If you have blepharitis, you may also experience:

  • Eyelash problems. Blepharitis can cause your eyelashes to fall out or grow abnormally (misdirected eyelashes).
  • Eyelid skin problems. Scarring may occur on your eyelids in response to long-term blepharitis.
  • Excess tearing or dry eyes. Abnormal oily secretions and other debris shed from the eyelid, such as flaking associated with dandruff, can accumulate in your tear film — the water, oil and mucus solution that forms tears. Abnormal tear film interferes with the healthy lubrication of your eyelids. This can irritate your eyes and cause dry eyes or excessive tearing.
  • Difficulty wearing contact lenses. Because blepharitis can affect the amount of lubrication in your eyes, wearing contact lenses may be uncomfortable.
  • Sty. A sty is an infection that develops near the base of the eyelashes. The result is a painful lump on the edge (usually on the outside part) of your eyelid. A sty is usually most visible on the surface of the eyelid.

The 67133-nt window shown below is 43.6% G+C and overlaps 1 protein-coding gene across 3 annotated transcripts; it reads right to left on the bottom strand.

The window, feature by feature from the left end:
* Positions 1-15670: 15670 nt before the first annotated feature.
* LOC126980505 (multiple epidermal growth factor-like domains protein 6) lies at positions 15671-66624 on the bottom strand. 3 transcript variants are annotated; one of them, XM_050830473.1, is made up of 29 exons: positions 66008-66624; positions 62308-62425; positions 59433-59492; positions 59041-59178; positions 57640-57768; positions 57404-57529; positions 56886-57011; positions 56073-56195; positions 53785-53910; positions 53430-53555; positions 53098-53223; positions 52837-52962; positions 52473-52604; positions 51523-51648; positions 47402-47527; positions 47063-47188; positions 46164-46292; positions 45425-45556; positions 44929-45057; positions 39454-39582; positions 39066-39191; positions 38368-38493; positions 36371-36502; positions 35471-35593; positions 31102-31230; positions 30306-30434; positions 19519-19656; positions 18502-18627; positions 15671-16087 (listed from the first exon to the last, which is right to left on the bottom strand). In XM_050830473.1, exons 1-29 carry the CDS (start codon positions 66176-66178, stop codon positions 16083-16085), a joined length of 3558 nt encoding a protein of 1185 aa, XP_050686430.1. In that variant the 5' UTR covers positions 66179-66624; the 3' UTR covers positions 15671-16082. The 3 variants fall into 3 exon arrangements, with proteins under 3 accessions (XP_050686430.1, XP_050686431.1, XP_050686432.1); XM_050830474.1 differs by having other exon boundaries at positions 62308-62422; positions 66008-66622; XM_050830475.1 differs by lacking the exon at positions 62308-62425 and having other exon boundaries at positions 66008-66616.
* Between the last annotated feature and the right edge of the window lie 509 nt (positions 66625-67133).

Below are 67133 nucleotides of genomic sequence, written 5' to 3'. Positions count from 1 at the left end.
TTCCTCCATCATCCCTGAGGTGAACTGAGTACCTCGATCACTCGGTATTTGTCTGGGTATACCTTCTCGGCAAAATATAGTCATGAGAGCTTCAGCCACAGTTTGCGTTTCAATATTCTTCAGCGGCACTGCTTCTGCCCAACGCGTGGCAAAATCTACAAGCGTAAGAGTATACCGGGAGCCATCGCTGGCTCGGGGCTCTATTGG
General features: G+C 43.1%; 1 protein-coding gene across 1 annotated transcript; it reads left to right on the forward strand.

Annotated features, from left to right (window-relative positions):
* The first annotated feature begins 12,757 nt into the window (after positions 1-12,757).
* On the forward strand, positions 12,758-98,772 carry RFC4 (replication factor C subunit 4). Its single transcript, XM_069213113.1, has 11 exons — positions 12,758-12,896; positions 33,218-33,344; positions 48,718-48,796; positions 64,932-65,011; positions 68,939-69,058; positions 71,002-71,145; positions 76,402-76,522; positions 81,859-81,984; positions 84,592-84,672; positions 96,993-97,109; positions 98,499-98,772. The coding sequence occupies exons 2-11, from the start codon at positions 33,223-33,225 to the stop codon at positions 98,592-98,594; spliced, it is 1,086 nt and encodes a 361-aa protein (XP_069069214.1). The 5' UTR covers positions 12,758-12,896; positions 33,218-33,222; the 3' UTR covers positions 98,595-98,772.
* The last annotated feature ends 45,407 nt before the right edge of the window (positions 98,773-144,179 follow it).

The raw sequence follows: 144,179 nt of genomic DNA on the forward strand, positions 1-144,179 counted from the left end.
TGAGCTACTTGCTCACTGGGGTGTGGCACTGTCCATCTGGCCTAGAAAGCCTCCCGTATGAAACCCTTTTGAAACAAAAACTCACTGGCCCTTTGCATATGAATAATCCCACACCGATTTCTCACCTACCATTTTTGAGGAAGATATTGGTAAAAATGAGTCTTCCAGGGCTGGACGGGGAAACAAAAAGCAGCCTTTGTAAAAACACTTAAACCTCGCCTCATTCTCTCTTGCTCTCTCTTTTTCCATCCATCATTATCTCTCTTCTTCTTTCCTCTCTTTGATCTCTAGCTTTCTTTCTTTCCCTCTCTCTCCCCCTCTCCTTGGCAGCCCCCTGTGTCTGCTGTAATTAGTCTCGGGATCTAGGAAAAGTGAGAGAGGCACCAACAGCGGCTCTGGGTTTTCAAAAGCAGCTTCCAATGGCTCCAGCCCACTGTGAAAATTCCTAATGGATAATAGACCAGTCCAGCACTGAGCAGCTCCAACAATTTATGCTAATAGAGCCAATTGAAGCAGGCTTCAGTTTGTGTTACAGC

• Chalazion. A chalazion occurs when there's a blockage in one of the small oil glands at the margin of the eyelid, just behind the eyelashes. The gland can become infected with bacteria, which causes a red, swollen eyelid. Unlike a sty, a chalazion tends to be most prominent on the inside of the eyelid.
  • Chronic pink eye. Blepharitis can lead to recurrent bouts of pink eye (conjunctivitis).
  • Injury to the cornea. Constant irritation from inflamed eyelids or misdirected eyelashes may cause a sore (ulcer) to develop on your cornea. Insufficient tearing could predispose you to a corneal infection.
Mar. 27, 2012